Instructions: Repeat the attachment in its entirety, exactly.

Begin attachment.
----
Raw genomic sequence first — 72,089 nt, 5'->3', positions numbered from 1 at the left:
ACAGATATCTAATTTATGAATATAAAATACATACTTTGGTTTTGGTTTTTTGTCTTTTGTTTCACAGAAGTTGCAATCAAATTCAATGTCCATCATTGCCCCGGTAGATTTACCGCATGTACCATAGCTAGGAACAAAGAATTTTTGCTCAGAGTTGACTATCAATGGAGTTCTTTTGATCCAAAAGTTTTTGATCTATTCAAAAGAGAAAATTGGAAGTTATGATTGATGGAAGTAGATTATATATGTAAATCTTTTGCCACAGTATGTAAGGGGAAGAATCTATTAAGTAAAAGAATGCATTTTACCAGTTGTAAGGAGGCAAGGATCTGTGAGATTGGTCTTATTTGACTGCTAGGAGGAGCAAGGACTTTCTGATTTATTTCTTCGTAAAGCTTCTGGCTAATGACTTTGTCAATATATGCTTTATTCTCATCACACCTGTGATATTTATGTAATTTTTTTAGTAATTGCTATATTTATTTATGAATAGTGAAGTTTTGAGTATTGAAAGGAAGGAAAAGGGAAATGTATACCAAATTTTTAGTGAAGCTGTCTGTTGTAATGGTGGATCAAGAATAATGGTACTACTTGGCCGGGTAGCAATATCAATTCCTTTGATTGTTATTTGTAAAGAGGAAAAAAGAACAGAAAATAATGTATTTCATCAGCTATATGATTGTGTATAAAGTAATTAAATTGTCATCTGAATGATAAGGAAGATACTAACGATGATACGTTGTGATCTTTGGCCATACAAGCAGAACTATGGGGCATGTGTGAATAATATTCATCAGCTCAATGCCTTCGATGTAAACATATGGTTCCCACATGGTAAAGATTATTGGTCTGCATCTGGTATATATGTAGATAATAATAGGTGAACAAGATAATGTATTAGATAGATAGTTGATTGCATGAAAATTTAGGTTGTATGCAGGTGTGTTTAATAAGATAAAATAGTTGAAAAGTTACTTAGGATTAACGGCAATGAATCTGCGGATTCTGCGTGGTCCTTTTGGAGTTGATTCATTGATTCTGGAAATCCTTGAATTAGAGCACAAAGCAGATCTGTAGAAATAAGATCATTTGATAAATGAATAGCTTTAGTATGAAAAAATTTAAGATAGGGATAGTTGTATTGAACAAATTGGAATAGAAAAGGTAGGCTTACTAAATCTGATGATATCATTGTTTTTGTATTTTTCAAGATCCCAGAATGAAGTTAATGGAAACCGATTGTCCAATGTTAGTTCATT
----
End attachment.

Raw genomic sequence first — 72,089 nt, 5'->3', positions numbered from 1 at the left:
ACAGATATCTAATTTATGAATATAAAATACATACTTTGGTTTTGGTTTTTTGTCTTTTGTTTCACAGAAGTTGCAATCAAATTCAATGTCCATCATTGCCCCGGTAGATTTACCGCATGTACCATAGCTAGGAACAAAGAATTTTTGCTCAGAGTTGACTATCAATGGAGTTCTTTTGATCCAAAAGTTTTTGATCTATTCAAAAGAGAAAATTGGAAGTTATGATTGATGGAAGTAGATTATATATGTAAATCTTTTGCCACAGTATGTAAGGGGAAGAATCTATTAAGTAAAAGAATGCATTTTACCAGTTGTAAGGAGGCAAGGATCTGTGAGATTGGTCTTATTTGACTGCTAGGAGGAGCAAGGACTTTCTGATTTATTTCTTCGTAAAGCTTCTGGCTAATGACTTTGTCAATATATGCTTTATTCTCATCACACCTGTGATATTTATGTAATTTTTTTAGTAATTGCTATATTTATTTATGAATAGTGAAGTTTTGAGTATTGAAAGGAAGGAAAAGGGAAATGTATACCAAATTTTTAGTGAAGCTGTCTGTTGTAATGGTGGATCAAGAATAATGGTACTACTTGGCCGGGTAGCAATATCAATTCCTTTGATTGTTATTTGTAAAGAGGAAAAAAGAACAGAAAATAATGTATTTCATCAGCTATATGATTGTGTATAAAGTAATTAAATTGTCATCTGAATGATAAGGAAGATACTAACGATGATACGTTGTGATCTTTGGCCATACAAGCAGAACTATGGGGCATGTGTGAATAATATTCATCAGCTCAATGCCTTCGATGTAAACATATGGTTCCCACATGGTAAAGATTATTGGTCTGCATCTGGTATATATGTAGATAATAATAGGTGAACAAGATAATGTATTAGATAGATAGTTGATTGCATGAAAATTTAGGTTGTATGCAGGTGTGTTTAATAAGATAAAATAGTTGAAAAGTTACTTAGGATTAACGGCAATGAATCTGCGGATTCTGCGTGGTCCTTTTGGAGTTGATTCATTGATTCTGGAAATCCTTGAATTAGAGCACAAAGCAGATCTGTAGAAATAAGATCATTTGATAAATGAATAGCTTTAGTATGAAAAAATTTAAGATAGGGATAGTTGTATTGAACAAATTGGAATAGAAAAGGTAGGCTTACTAAATCTGATGATATCATTGTTTTTGTATTTTTCAAGATCCCAGAATGAAGTTAATGGAAACCGATTGTCCAATGTTAGTTCATT